The end result of a good Dentist Resume

Finding a Qualified Resume Writer for a... 
Dentist Resume

If you're a General or Family Dentist, you know what your job entails. Your job is to keep people's teeth, gums, and mouths clean and healthy. You tackle a variety of oral problems including cavities, decaying teeth, broken teeth, uneven teeth, and more. In addition to treating your patients, you might be involved in educating the public about how to maintain and improve their oral health.

OK - straightforward enough.

But the question now is, how do you translate that information onto a resume in such a way as to motivate a hiring official into picking up the phone? If you're not sure, that's OK. Most people aren't used to thinking about their jobs in a promotional sense. But a good resume writer? Well, that's what they do.

Former recruiter David Alan Carter recommends the following resume services for Dentists... each with a Better Business Bureau score of "A" or better.

Recommended Resume Services for a Dentist Resume

Considering a Career Move into Dentistry?

If you're considering a move into dentistry from either a closely related field or from a totally unrelated profession, you'll be looking for a transitional resume -- and a talented resume writer to handle the assignment. Transitional resumes are some of the most difficult resume projects as they require a writer knowledgeable in at least two professions -- and the ability to identify transferable skills from one to the other.

Before you hand off that resume assignment, make sure you know enough about the job of a Dentist to... a) really want it, and b) be able to step up to the plate. Here's a quick overview (more information at Wikipedia - Dentist):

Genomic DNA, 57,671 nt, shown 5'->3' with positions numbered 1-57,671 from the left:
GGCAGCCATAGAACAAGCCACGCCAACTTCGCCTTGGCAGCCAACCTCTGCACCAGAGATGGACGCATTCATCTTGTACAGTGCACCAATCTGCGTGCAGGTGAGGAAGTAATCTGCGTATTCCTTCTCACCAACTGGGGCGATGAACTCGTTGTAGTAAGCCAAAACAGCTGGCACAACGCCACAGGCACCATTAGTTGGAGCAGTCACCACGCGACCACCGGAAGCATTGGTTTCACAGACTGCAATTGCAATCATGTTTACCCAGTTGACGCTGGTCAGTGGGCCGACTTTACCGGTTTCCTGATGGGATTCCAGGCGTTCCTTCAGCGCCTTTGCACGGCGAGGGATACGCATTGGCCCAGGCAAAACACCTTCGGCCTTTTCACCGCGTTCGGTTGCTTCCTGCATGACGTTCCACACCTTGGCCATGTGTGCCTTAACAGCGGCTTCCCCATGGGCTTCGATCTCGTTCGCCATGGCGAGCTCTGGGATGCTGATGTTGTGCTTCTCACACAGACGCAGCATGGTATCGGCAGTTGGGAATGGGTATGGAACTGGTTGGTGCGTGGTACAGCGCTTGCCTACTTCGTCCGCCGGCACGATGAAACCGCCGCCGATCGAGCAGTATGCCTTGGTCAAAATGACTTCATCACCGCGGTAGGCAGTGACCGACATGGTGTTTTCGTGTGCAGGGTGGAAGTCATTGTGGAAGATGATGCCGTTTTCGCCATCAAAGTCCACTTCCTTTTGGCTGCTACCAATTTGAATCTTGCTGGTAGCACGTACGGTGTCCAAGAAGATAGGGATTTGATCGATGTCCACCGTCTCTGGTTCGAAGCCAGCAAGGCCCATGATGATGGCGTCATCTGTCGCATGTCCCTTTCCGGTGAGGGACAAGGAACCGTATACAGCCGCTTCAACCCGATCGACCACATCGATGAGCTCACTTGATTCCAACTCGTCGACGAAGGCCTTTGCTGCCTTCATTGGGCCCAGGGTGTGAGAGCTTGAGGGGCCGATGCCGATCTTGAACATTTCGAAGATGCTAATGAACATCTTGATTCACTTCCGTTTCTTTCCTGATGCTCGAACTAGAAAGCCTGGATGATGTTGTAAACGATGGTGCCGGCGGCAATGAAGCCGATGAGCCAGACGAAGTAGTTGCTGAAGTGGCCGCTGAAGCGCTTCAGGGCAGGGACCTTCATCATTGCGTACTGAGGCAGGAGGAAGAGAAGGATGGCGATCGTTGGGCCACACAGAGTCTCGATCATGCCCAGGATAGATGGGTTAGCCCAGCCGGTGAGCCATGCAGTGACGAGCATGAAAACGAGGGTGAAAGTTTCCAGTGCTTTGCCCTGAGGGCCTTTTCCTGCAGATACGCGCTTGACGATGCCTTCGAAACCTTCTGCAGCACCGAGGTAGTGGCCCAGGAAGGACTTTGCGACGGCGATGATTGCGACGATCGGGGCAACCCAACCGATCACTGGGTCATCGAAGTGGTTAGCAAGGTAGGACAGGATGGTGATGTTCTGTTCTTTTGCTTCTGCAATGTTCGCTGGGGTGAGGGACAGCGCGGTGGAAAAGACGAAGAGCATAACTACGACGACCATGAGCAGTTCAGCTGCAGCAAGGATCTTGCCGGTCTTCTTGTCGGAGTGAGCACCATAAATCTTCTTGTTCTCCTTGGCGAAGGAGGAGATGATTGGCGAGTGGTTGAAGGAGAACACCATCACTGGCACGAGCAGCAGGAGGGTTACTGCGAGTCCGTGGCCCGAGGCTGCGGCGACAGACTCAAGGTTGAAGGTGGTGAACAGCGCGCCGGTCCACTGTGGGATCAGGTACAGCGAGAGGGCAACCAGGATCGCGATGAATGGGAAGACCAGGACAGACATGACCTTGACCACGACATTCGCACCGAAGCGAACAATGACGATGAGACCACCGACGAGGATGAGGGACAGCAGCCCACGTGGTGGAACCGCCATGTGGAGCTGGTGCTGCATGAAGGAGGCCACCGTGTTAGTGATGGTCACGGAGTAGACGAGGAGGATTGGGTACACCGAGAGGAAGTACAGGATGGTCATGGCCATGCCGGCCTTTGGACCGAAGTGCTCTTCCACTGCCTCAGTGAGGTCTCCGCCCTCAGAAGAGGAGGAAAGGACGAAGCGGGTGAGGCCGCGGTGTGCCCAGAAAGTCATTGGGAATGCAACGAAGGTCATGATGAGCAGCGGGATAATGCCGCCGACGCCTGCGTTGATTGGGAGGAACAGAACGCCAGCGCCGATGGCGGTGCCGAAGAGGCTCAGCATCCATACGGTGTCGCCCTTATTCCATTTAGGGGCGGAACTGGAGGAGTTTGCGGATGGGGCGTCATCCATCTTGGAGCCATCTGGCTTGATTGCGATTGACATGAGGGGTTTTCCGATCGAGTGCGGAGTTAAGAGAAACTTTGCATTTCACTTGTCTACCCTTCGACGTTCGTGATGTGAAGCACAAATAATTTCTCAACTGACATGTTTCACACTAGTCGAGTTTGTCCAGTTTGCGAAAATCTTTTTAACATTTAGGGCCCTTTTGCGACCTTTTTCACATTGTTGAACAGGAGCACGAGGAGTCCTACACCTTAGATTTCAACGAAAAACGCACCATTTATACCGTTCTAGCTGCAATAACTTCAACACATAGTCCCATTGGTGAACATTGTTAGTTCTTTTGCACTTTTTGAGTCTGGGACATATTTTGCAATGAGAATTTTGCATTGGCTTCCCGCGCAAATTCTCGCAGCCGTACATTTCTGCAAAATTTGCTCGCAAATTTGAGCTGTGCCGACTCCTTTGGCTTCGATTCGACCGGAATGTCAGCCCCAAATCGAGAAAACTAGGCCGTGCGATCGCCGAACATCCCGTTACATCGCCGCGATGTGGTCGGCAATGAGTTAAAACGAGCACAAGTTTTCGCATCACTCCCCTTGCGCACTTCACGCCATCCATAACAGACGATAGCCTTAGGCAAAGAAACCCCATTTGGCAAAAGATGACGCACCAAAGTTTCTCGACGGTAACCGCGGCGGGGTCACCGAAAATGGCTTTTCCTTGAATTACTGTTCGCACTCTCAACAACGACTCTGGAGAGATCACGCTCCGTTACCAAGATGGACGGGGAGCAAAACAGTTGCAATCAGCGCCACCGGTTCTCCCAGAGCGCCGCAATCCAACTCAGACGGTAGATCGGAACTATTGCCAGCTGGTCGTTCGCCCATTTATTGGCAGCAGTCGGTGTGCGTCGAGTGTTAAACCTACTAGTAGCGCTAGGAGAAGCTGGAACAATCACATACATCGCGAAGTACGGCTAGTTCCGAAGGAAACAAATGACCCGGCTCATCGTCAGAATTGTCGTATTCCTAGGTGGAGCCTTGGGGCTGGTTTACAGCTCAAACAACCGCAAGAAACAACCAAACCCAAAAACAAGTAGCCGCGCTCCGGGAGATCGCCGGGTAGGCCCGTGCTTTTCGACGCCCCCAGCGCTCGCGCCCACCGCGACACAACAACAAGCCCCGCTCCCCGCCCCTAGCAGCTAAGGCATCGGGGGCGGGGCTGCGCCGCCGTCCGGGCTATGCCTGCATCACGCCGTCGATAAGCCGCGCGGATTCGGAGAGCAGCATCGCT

What You'll Do: The job entails: examining patients' teeth and gums visually and using x-rays to determine the problem, designing individual treatment plans to outline the steps of the entire process, cleaning teeth using various whitening methods, fixing bite issues by aligning teeth, filling cavities, administering anesthetics for dental surgery, surgically removing and replacing decaying teeth, repairing and rebuilding fractured teeth, building molds of patients' teeth for the creation of dentures and other dental gear, prescribing antibiotics and other medications to prevent infection and control pain, attending special events to educate the public and promote dental health, maintaining patient records, and more.

You'll spend most of your workday meeting with patients in a clean, well-lit dental office. Your work schedule is generally fixed and lasts 40 or more hours per week, but you could be doing part-time due to personal preference or availability. Weekend work is sometimes needed to get the job done, but this is more often the exception than the rule.

Education and Training: In the United States, dentists are required to complete dental school and become licensed before they are allowed to practice. Admission to dental school generally involves getting good grades during the first three years of undergraduate study and passing the DAT exam. Most prospective dental students major in a natural science such as biology or chemistry and take courses like human anatomy and mathematics. Dental school usually lasts three to four years and culminates in a period of supervised clinical experience.

Specializing in one of nine major sub-fields requires an additional one to two years in residency. If you are planning on going into teaching or dental research, you will undergo another two to five years of advanced training instead.

State licensure is also mandatory and requires passing a written and skills-test exam.

The Future: The general or family dentistry profession is expected to grow at about 21% through 2020.

The Pay: Annual salaries for Dentist in the U.S. range from $71,200 to $166,400, with the average median annual wage hitting $145,200 in 2012 as per the U.S. Bureau of Labor Statistics.

Still interested in pursuing a position in dentistry? Great. The next step is to prepare for a consultative telephone interview with your resume writer. Treat the coming job search like the business it is, and you'll do fine.

Best of luck,
David Alan Carter, OccupationalResumes.com

P.S. More information at the U.S. Bureau of Labor Statistics - Dentists and ONetOnline.org - Summary Report for Dentists


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